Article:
Your business data is a potential target for cyber criminals. You have probably reaped numerous benefits thanks to digital technologies. But as your business becomes more mobile and connected, you are also exposing your systems, networks and data to greater cyber security risks.
J. Beckwith (“Becky”) Burr, who is the CPO at Neustar shares her views on the Privacy by Design. As a CPO, she is responsible for implementing the company’s “privacy by design” program, and ensuring that the company maintains state-of-the-art privacy and data security to protect customer and consumer information.
The cost of traditional approaches to compliance has been significant due to the many data silos and specialized solutions they required, but the cost of getting compliance wrong can be catastrophic.
The need to secure your company’s data is nothing new. We all know that corporate data is at risk from loss, theft, and corruption, and that it’s important to put processes and technologies in place to protect it. But the threats to your data are evolving, so data protection must evolve too with GDPR.
Digital transformation is fundamentally changing the way companies use technology to drive growth. It's also creating a new culture of work...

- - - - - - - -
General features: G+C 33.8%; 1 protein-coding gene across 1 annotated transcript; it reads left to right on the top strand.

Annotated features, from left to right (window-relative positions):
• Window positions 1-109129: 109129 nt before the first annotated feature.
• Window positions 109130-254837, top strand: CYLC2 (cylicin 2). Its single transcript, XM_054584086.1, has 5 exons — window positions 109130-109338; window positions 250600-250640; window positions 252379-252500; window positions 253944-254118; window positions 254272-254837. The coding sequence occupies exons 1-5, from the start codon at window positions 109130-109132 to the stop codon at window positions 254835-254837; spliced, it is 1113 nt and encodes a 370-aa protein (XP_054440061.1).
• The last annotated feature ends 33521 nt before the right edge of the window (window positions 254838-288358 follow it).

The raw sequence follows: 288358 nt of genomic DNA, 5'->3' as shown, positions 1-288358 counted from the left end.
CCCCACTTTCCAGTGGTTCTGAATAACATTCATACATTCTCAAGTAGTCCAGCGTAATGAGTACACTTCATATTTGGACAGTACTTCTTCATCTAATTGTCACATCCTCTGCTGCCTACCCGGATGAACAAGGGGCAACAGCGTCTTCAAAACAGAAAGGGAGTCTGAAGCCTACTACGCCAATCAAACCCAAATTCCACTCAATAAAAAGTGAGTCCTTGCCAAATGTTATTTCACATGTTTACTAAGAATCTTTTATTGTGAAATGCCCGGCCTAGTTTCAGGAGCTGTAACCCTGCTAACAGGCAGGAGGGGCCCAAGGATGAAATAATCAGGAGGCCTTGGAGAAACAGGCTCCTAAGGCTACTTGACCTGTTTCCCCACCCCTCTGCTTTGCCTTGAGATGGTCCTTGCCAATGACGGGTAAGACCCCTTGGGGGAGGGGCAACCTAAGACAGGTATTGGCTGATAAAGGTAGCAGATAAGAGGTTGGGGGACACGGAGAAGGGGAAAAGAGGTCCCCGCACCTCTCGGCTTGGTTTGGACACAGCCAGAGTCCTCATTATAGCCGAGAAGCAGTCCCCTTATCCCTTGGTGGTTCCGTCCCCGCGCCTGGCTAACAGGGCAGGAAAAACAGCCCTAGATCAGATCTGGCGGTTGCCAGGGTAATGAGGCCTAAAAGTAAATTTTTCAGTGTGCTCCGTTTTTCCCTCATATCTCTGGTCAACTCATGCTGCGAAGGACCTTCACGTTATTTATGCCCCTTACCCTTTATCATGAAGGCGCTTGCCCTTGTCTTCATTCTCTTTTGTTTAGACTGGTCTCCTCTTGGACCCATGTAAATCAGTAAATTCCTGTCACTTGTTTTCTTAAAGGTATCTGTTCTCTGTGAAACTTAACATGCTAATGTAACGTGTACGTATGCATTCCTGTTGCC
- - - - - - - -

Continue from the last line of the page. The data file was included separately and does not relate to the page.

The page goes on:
GDPR is not likely the only privacy and security regulation your organization addresses. In fact, many enterprises must maintain compliance with multiple laws and regulations, as well as global industry standards.
Today’s modern applications, services and APIs are attractive targets for cybercriminals looking to gain access into your security environment.
Security threats are relentless. A cyber-attack by hackers can cause millions of dollars in damage – to both your company’s bottom line and its reputation. Are you aware of the potential threats to your company? Do you have a plan in place to resist, mitigate and recover after a breach?
Download the latest Security Intelligence Report to learn about the top cyberthreat trends that recently dominated the security landscape...
Many, if not most, IT security vendors publish reports on their respective views of the cyberthreat landscape – often slanted toward their particular areas of expertise